[70] In my view, the pursuer did not take all reasonable steps in this case. The offers of remediation were plainly reasonable. It is difficult to see what more Advance could have done. It proposed (a) that third party contractors would undertake the work; (b) that it would be supervised by independent engineers to the satisfaction of SEPA; and (c) that any remaining damages after remediation would be reserved. The offers were therefore framed in textbook fashion. They were simple and straightforward. Shortly before the proof, Advance unilaterally granted an indemnity relieving the pursuer of liability in respect of the removal.

[71] Was it reasonable for the pursuer to reject these offers? Looked at objectively, there is only a slender basis for Miss Collins' mistrust of Advance. Her belief that it engaged in fly-tipping is hard to reconcile with the steps it took in relation to the site, including its prior notice to SEPA and the display of its logo. These are not the hallmarks of a clandestine operation. A reasonable person might have posed two questions. First, why would a substantial enterprise like Advance imperil its commercial reputation on one relatively small operation? Second, why would it compromise itself further by carrying out the remediation in an unlawful manner?

[72] There is also the pursuer's failure to follow counsel's advice. In Donnelly v Baird & Co Ltd 1908 SC 536 a man had become incapacitated in consequence of an injury to his hand. His employers applied to terminate or reduce the payments it was making to him under the Workmen's Compensation Act 1897. They did so because he had refused to follow the recommendation of three doctors that one of his fingers be amputated. By a 5:2 majority, the court held that the man's conduct precluded him from receiving further payments. His conduct was unreasonable. Lord McLaren stated (at page 541):

"a prudent and reasonable man will be guided by medical opinion rather than by his own fears; and, without saying that the case is absolutely clear, my view is that by refusing to submit to the operation the party has disentitled himself to further payments. Any difficulty I have felt in considering the case is almost entirely removed by the consideration that nothing but good can come to this young man from the operation."

[73] In my view, the inference is as strong or stronger when a pursuer declines to accept the advice of counsel, particularly when Miss Joughin stated that there had to be a good reason to reject the offer made by Advance.

[74] In a commercial contract, it is generally appropriate to accept an offer from the party in default: Payzu Ltd v Saunders [1919] 2 KB 581, 589 per Scrutton LJ. It will depend on the whole context. In two recent cases involving vehicle collisions, the court has held that a claimant may reasonably refuse the defendant's offer of a replacement car: Copley v Lawn [2010] Bus LR 83 and Sayce v TNT (UK) Ltd [2012] 1 WLR 1261.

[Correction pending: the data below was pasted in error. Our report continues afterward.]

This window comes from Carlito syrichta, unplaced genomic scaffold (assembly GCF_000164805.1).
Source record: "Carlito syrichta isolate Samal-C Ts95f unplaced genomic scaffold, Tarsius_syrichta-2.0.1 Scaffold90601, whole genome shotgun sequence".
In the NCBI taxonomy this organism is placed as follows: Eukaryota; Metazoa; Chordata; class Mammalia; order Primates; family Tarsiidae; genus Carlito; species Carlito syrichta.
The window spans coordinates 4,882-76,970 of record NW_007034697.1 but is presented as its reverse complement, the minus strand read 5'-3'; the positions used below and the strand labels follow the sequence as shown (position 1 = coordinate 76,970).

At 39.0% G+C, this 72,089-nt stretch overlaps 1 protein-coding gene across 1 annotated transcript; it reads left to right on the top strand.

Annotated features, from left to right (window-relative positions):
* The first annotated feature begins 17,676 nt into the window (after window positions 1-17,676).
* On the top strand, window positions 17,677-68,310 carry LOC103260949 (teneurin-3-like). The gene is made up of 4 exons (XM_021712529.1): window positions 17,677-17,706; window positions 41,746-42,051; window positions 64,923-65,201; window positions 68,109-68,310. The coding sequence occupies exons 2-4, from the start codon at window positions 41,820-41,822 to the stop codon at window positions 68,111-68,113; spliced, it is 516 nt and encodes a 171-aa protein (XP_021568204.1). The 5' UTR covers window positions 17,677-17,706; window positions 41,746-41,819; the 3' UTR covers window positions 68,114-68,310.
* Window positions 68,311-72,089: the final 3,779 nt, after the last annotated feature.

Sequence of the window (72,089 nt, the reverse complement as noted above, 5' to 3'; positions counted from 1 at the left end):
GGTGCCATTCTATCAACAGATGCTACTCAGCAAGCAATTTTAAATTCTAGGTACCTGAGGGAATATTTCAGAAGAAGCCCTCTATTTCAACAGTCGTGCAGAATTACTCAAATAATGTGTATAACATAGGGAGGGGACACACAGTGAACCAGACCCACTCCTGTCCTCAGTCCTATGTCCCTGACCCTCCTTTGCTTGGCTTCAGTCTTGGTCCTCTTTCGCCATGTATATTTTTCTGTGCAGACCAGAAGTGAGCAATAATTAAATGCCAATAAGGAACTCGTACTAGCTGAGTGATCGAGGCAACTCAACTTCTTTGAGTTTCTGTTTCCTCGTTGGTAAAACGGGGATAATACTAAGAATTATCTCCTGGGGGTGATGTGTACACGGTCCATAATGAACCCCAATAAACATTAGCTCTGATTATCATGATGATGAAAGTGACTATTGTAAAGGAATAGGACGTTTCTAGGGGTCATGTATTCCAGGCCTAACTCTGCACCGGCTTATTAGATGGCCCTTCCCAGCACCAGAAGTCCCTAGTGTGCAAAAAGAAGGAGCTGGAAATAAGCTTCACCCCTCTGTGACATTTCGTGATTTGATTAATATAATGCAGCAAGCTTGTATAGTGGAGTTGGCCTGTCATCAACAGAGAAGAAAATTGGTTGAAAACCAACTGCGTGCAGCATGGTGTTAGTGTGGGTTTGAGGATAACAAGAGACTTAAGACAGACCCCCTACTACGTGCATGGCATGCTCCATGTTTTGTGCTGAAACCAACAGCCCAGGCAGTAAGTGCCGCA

[75] Finally, it is difficult to square the pursuer's alleged mistrust of Advance with the terms of the pre-litigation correspondence, which do not mention it. It is also impossible to reconcile with the terms of the initial writ. Why did he seek an order for specific implement requiring Advance to remove the spoil, if that was the precise opposite of what he wished?

[76] In the present case, Advance should have been given the opportunity to cure the problem it caused. The circumstances ineluctably point toward the conclusion that the pursuer has failed to mitigate his loss.

What is the effect of mitigation?

[77] The effect of a failure will depend on the circumstances of the particular case. The general principle is that damages should be assessed on the basis of what the pursuer would have received, if he had been acting reasonably: McAuley v London Transport [1957] 2 Lloyd's Rep 500, 505 per Jenkins LJ. But the position is not entirely straightforward. In Sayce, Moore-Bick LJ commented on the difficulty of reconciling the various cases on mitigation (at paragraphs 29 and 30). He made that remark in the context of an obiter remark by Longmore LJ in Copley that a claimant might still be entitled to damages, even if he had acted unreasonably.

[78] Moore-Bick LJ had previously analysed the consequences of mitigation in Uzinterimpex JSC v Standard Bank plc [2008] Bus LR 1762. That case involved a claim for conversion against a bank in respect of a quantity of cotton held in a warehouse. In order to avoid further storage costs and depreciation, the bank offered to sell the cotton and hold the proceeds in an account to await the outcome of the dispute. The plaintiff's attitude toward the bank "was coloured by a lack of faith and confidence" and it rejected the bank's proposal. The Court of Appeal held that damages could only be recovered for losses incurred prior to the date of that offer.

[79] Moore-Bick LJ (with whom Sir Anthony Clarke MR and Laws LJ agreed) stated at paragraph 67: